I met my first friend at university, Sarah, in the introductory lecture to our degree. I remember being extremely shallow and deciding to talk to her because I really liked her outfit. I’d probably be more embarrassed about this if, after a few weeks of hanging out together, Sarah hadn’t admitted to me that she couldn’t remember my name when I'd first given her my number and so had stored me in her phone as ‘Creative Girl’. I was delighted and begged her not to change it. I’m basically a superhero.
I’m not unused to people forgetting my name, and I don’t take offence if they do. I love it when friends admit that they googled how to pronounce my name when we first met. I also don’t mind it if people continually pronounce my name wrong because it means a lot that they are making an effort rather than avoiding saying it all together. Ek, my own sister, couldn’t say my name until long after she started talking (for some reason she called me ‘Eyes’…any ideas why?). Over the years, I’ve become accustomed to answering to a variety of different things.
When I was in reception, my teacher pronounced my name wrong. I was too shy to correct her and consequently I spent my entire school career being called a different name to my own. This means that any non-Indian person that met me before September 2008 says ‘Avani’ so that it rhymes with ‘have any’. Eventually I became brave enough to correct the teachers who pronounced my name as ‘Av-are-knee’, but never brave enough to tell them it wasn’t ‘Av-any’ either. Once I’d corrected them the first time, people tended to remember how to pronounce the version I gave them.
Sometime over the summer period before starting uni, though, I decided enough was enough. If I didn’t introduce myself properly, I would spend my entire adult life as ‘Av-any' as well.
I can still remember the first time I tried out my new-old name. I had just arrived at my university halls when I heard voices in the kitchen. It was maybe five steps from my bedroom door to the kitchen door, but during that walk I was more nervous about whether or not I would be able to introduce myself properly than I was about meeting new people and making friends.
I took a deep breath and pushed the door open.
Two guys were standing there. I waved, registering that they both had brown hair and wore glasses.
I tried to smile. They introduced themselves
And then it was time.
My mouth was suddenly dry. My own name felt heavy on my tongue. I had to force my lips into the right shapes.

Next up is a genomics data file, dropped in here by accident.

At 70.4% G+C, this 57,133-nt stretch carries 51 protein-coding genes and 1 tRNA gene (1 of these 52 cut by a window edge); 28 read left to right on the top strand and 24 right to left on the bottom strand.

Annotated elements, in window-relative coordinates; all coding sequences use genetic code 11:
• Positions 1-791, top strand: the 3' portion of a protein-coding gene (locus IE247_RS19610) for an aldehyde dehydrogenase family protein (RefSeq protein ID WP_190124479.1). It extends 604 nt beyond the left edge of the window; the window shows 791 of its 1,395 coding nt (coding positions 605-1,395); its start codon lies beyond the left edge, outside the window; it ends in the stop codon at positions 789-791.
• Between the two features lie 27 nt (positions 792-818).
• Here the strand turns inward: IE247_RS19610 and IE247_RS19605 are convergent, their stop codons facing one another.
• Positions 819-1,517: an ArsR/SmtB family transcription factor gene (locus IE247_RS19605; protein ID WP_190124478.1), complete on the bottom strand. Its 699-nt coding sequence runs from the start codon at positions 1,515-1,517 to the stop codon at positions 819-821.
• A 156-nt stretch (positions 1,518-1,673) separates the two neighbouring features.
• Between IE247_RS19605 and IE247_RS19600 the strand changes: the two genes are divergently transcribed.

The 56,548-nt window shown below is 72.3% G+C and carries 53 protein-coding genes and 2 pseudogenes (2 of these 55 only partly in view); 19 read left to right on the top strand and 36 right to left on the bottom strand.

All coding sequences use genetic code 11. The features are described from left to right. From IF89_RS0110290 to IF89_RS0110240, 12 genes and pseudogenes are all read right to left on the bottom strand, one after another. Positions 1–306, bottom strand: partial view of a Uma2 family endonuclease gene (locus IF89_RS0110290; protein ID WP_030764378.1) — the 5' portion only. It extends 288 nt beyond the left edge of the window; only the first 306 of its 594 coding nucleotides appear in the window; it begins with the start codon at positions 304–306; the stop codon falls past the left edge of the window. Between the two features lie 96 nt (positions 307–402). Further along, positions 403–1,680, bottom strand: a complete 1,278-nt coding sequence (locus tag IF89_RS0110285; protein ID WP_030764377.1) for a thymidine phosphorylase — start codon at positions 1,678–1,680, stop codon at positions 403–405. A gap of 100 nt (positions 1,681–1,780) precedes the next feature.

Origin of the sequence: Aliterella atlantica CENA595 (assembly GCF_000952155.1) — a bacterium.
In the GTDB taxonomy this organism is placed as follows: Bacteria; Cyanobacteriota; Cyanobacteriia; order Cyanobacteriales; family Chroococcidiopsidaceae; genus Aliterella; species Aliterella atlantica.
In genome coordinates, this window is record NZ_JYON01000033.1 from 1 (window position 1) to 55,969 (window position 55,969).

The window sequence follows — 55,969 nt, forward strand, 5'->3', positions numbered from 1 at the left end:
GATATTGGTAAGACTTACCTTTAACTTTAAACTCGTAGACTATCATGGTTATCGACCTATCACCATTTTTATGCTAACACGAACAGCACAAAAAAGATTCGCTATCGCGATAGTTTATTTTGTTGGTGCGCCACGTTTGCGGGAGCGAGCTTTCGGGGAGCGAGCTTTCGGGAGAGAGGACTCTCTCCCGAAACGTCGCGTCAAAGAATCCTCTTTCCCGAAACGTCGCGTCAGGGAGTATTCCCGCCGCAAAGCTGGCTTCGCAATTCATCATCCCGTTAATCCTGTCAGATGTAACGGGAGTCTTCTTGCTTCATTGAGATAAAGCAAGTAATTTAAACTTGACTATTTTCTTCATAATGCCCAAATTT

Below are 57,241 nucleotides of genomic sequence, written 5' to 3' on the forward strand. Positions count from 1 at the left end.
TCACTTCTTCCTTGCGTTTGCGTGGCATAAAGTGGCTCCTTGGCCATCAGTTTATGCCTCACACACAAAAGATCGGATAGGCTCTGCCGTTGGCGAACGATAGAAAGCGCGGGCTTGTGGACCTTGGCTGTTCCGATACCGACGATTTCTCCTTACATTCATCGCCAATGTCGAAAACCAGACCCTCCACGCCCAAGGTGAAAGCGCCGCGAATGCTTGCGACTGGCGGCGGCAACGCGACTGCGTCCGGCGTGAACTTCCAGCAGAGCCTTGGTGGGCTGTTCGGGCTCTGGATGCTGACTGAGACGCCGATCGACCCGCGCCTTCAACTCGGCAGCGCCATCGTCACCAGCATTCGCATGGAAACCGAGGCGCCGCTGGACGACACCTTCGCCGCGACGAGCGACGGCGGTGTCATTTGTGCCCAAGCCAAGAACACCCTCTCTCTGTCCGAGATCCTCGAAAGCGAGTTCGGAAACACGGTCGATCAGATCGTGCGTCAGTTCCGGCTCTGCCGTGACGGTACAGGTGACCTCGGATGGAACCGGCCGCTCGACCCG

‘I’m Uvni,’ I said, and all hell broke loose.
Okay, well no it didn’t. But I hadn’t expected the transition to be quite as bumpy as it was. I didn't realise just how hard it would be for people to get their heads around ‘Uvni’, especially when ‘Av-any’ was so easily managed. Even though my parents struggle with ‘Thomas’, or ‘Charlotte’, or even ‘Jane’, it never really occurred to me how much people rely how names are spelt to help them learn how to pronounce them.
‘Say the ‘A’ at the start like a ‘U’,’ became my refrain. ‘And then the ‘a’ in the middle is silent.’
But that, of course, only worked for people who had exactly the same accent as I did.
One of the two guys I first met in the kitchen soon came up with:
‘Say ‘oven’. Then say ‘ov’. Then say ‘Ov-knee’. Then say ‘Avani’.’
And I won’t lie – I must have used that trick a thousand times in the five years since.
My school friends find all this hilarious, they don’t really understand why, in all those years, I never told them that they were saying my name wrong – and they’re right. I’m fully aware that it’s no one’s fault but my own. The only explanation I have is that I wasn’t brave enough. I was so scared that people would make fun of me for not correcting my teacher straight away, and then with each year ‘Av-any’ became harder and harder to come away from. These days, the friends I’ve stayed in touch with call me ‘Av’ - not so different from ‘Uv’, which is what my family call me. And, more often than not, if they’re full-naming me they’ll put on an over-the-top Indian accent and go for it.
And whilst I have no difficulty introducing myself as ‘Uvni’ any more, I do sometimes wish it was acceptable for me to go by ‘Creative Girl’.
|The plus side of having a name with lots of vowels in it is that it is extremely alphabet-letterable. We had to makeshift a T for Ek, and poor Ruch still gets called Boch to this day.|